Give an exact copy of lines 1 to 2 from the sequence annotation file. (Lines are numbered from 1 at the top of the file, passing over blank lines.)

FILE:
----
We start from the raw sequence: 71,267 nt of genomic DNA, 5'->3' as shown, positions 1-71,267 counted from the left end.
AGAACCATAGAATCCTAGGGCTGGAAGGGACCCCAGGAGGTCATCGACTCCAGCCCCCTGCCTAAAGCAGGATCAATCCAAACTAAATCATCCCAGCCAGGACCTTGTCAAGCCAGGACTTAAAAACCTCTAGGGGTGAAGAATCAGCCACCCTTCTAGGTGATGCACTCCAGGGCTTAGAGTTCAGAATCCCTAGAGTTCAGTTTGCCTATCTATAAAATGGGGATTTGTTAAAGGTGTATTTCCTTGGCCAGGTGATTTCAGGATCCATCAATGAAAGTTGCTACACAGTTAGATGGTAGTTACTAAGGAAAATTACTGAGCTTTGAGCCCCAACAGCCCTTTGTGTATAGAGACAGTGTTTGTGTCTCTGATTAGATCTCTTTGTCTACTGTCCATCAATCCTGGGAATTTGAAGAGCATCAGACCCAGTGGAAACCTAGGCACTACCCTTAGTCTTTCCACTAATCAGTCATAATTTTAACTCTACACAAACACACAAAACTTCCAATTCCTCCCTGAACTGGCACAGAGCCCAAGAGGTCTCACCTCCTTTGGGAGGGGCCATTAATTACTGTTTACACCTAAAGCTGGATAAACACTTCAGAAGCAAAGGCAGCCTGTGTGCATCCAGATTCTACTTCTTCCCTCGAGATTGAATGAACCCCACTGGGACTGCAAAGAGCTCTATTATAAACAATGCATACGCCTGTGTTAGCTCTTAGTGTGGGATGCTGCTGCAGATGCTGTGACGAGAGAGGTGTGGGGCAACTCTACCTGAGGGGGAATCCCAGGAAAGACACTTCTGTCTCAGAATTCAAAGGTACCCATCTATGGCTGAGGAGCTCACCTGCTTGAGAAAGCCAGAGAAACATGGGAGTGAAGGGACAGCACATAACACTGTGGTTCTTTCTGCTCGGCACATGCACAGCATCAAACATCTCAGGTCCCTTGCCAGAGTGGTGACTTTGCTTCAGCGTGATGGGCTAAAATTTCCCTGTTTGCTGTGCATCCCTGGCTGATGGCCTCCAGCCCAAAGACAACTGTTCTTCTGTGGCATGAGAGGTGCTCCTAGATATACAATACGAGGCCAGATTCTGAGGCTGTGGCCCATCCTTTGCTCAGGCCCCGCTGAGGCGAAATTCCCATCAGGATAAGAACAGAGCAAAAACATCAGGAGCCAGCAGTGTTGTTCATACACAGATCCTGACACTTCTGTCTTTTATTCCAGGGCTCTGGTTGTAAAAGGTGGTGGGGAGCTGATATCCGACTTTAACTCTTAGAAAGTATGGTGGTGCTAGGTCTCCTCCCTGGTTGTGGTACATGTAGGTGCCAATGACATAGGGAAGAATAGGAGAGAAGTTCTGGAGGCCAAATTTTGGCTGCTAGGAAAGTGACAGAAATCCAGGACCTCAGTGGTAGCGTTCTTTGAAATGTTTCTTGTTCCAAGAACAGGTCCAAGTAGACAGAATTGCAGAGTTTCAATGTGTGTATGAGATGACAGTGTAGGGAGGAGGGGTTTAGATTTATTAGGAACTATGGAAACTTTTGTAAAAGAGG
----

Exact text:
We start from the raw sequence: 71,267 nt of genomic DNA, 5'->3' as shown, positions 1-71,267 counted from the left end.
AGAACCATAGAATCCTAGGGCTGGAAGGGACCCCAGGAGGTCATCGACTCCAGCCCCCTGCCTAAAGCAGGATCAATCCAAACTAAATCATCCCAGCCAGGACCTTGTCAAGCCAGGACTTAAAAACCTCTAGGGGTGAAGAATCAGCCACCCTTCTAGGTGATGCACTCCAGGGCTTAGAGTTCAGAATCCCTAGAGTTCAGTTTGCCTATCTATAAAATGGGGATTTGTTAAAGGTGTATTTCCTTGGCCAGGTGATTTCAGGATCCATCAATGAAAGTTGCTACACAGTTAGATGGTAGTTACTAAGGAAAATTACTGAGCTTTGAGCCCCAACAGCCCTTTGTGTATAGAGACAGTGTTTGTGTCTCTGATTAGATCTCTTTGTCTACTGTCCATCAATCCTGGGAATTTGAAGAGCATCAGACCCAGTGGAAACCTAGGCACTACCCTTAGTCTTTCCACTAATCAGTCATAATTTTAACTCTACACAAACACACAAAACTTCCAATTCCTCCCTGAACTGGCACAGAGCCCAAGAGGTCTCACCTCCTTTGGGAGGGGCCATTAATTACTGTTTACACCTAAAGCTGGATAAACACTTCAGAAGCAAAGGCAGCCTGTGTGCATCCAGATTCTACTTCTTCCCTCGAGATTGAATGAACCCCACTGGGACTGCAAAGAGCTCTATTATAAACAATGCATACGCCTGTGTTAGCTCTTAGTGTGGGATGCTGCTGCAGATGCTGTGACGAGAGAGGTGTGGGGCAACTCTACCTGAGGGGGAATCCCAGGAAAGACACTTCTGTCTCAGAATTCAAAGGTACCCATCTATGGCTGAGGAGCTCACCTGCTTGAGAAAGCCAGAGAAACATGGGAGTGAAGGGACAGCACATAACACTGTGGTTCTTTCTGCTCGGCACATGCACAGCATCAAACATCTCAGGTCCCTTGCCAGAGTGGTGACTTTGCTTCAGCGTGATGGGCTAAAATTTCCCTGTTTGCTGTGCATCCCTGGCTGATGGCCTCCAGCCCAAAGACAACTGTTCTTCTGTGGCATGAGAGGTGCTCCTAGATATACAATACGAGGCCAGATTCTGAGGCTGTGGCCCATCCTTTGCTCAGGCCCCGCTGAGGCGAAATTCCCATCAGGATAAGAACAGAGCAAAAACATCAGGAGCCAGCAGTGTTGTTCATACACAGATCCTGACACTTCTGTCTTTTATTCCAGGGCTCTGGTTGTAAAAGGTGGTGGGGAGCTGATATCCGACTTTAACTCTTAGAAAGTATGGTGGTGCTAGGTCTCCTCCCTGGTTGTGGTACATGTAGGTGCCAATGACATAGGGAAGAATAGGAGAGAAGTTCTGGAGGCCAAATTTTGGCTGCTAGGAAAGTGACAGAAATCCAGGACCTCAGTGGTAGCGTTCTTTGAAATGTTTCTTGTTCCAAGAACAGGTCCAAGTAGACAGAATTGCAGAGTTTCAATGTGTGTATGAGATGACAGTGTAGGGAGGAGGGGTTTAGATTTATTAGGAACTATGGAAACTTTTGTAAAAGAGG